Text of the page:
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Florida Civic Literacy Assessment and Graduation Requirements: Florida Administrative Code FAQ

This guide was created to help you understand the new state requirements for civic literacy in Florida for of all students beginning Fall 2021 and to help you prepare for successfully completing those requirements.

Rule 6A-10.02413, Florida Administrative Code, Civic Literacy Competency Implementation FAQ

Rule 6A-10.02413, Florida Administrative Code, Civic Literacy Competency 

Implementation Questions and Answers

 Impacted Students 

 1. To whom does the civic literacy requirement apply? 

* The Florida Department of Education (Department) anticipates entering into rule development to add the civic literacy requirement as a condition of A.S./A.A.S. degree completion to coincide with general education changes from House Bill 1507, which will be effective with the 2022-23 catalog year. 

 2. Does “initially entering” mean the same thing as first-time-in-college (FTIC)?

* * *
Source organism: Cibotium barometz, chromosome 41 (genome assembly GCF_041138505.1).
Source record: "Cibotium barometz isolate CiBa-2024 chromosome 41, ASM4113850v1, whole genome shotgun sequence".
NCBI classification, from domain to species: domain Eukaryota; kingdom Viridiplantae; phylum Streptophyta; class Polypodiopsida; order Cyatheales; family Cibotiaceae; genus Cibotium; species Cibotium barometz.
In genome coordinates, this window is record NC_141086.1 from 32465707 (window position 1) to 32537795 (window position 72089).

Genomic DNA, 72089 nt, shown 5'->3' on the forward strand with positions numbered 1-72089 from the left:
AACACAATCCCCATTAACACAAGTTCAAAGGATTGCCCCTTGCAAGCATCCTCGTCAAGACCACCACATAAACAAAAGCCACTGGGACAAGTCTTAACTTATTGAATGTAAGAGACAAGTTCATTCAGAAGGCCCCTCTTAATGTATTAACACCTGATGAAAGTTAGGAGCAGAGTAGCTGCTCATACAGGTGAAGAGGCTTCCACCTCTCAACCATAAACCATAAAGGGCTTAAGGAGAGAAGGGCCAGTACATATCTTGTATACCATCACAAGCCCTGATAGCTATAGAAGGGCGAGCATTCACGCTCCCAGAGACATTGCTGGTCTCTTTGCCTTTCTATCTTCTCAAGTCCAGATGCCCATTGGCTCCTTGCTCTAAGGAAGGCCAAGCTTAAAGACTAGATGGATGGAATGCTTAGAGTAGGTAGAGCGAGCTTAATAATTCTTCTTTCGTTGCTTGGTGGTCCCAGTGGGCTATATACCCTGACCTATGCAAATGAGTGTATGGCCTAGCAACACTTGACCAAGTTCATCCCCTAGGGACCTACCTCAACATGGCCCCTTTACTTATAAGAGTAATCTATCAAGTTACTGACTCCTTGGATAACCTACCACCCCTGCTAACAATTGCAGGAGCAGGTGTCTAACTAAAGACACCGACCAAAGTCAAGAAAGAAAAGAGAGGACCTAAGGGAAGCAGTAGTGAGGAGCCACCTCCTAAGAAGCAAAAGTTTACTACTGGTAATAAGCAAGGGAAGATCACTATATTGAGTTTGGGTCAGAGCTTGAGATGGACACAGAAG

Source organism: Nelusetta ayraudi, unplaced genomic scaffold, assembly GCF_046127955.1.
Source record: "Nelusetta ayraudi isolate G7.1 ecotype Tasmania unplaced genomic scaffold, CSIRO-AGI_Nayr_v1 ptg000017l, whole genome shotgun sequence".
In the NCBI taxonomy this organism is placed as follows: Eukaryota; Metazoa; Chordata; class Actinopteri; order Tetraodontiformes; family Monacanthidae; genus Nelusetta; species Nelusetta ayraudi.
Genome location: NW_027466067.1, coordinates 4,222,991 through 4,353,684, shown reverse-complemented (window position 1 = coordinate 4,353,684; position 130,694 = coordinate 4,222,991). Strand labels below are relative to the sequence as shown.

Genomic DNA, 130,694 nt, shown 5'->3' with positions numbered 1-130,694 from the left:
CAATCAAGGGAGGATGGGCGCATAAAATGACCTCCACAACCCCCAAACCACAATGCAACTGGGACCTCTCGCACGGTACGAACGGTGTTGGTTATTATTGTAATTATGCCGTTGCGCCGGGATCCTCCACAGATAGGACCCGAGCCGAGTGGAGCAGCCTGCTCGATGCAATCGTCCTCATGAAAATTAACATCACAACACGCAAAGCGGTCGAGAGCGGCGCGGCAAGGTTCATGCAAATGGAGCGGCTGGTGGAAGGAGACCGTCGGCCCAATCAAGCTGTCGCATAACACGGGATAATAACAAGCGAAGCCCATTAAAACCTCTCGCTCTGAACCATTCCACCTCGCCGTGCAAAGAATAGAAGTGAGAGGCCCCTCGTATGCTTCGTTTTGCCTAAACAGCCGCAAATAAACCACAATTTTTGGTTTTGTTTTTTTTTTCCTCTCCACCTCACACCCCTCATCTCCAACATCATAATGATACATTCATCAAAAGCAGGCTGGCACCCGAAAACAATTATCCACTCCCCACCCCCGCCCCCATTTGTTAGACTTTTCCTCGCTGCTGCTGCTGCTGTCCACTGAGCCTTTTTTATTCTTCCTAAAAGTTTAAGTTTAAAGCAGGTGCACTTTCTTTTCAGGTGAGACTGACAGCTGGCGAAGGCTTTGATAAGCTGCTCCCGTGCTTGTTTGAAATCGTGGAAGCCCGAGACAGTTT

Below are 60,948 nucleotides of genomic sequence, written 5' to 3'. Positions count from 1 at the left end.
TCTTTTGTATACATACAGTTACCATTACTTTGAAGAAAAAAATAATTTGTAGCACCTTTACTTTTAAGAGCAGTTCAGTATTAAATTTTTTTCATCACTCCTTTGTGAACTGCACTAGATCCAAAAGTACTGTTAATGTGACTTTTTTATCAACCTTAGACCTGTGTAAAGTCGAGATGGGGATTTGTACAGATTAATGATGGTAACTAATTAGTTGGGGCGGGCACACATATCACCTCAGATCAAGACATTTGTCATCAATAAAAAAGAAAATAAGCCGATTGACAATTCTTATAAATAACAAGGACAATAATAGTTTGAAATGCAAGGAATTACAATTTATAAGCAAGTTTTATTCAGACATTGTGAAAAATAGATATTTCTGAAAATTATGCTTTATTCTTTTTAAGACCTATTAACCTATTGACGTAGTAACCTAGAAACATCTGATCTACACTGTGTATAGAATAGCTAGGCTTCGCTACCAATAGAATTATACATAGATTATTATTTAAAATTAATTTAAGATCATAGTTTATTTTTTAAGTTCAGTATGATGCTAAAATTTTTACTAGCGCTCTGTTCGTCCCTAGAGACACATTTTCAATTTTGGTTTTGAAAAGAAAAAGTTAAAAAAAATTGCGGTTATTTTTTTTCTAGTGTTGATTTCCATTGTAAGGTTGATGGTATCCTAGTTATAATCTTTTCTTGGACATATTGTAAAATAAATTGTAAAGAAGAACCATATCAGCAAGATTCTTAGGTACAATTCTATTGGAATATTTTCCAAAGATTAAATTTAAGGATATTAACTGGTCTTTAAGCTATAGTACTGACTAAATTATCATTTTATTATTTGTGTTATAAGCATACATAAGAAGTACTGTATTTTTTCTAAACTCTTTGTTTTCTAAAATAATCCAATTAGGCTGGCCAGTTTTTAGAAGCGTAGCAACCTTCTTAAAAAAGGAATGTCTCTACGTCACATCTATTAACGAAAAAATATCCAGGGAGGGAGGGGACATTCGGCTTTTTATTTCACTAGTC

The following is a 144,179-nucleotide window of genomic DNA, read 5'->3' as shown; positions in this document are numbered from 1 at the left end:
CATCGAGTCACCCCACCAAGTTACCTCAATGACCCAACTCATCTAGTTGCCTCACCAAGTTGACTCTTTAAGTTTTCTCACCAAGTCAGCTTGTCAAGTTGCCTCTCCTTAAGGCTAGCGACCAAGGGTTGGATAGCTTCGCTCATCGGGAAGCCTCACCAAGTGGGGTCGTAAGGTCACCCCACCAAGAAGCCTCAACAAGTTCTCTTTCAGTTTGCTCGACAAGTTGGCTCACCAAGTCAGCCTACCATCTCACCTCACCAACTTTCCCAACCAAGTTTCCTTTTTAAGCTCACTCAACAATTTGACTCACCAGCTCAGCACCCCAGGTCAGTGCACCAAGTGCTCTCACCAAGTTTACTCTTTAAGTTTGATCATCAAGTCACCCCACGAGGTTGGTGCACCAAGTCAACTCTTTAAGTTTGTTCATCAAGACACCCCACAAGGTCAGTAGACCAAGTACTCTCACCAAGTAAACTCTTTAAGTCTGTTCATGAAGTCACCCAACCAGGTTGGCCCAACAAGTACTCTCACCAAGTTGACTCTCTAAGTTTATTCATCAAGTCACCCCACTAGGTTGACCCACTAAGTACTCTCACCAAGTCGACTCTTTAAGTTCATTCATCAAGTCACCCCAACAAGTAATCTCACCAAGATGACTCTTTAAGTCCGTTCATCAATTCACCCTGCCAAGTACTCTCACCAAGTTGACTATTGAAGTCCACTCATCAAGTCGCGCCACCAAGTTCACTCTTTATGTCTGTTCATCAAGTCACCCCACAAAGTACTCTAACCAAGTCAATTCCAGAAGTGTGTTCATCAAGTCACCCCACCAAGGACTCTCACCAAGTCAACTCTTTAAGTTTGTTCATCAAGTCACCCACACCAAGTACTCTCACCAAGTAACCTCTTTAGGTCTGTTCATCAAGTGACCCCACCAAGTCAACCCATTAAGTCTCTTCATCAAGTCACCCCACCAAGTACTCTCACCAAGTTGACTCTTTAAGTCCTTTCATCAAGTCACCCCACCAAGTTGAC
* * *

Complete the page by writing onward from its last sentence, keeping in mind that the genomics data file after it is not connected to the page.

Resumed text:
No. The rule that is applicable for 2018-19 to 2020-21 specified the requirement was limited to FTIC students. Since the statute does not specify the civic literacy requirements are limited to that small population, the FTIC language was removed for 2021-22 students and beyond. This ensures students who are entering under 2021-22 catalog years will meet the statutory intent to demonstrate civic literacy competency.  

3. Are there state requirements governing policies on catalog year and readmits?

No. Policies and procedures relating to assigning catalog years are left to institutions to determine.  

4. Can you clarify how the amended rule applies to students who were previously dual enrolled?  

The new civic literacy requirement applies to students who are entering into A.A. and baccalaureate programs under the 2021-22 catalog year, regardless of prior postsecondary coursework. This includes formerly dual enrolled students.   

5. Can you clarify how the amended rule applies to transfer students?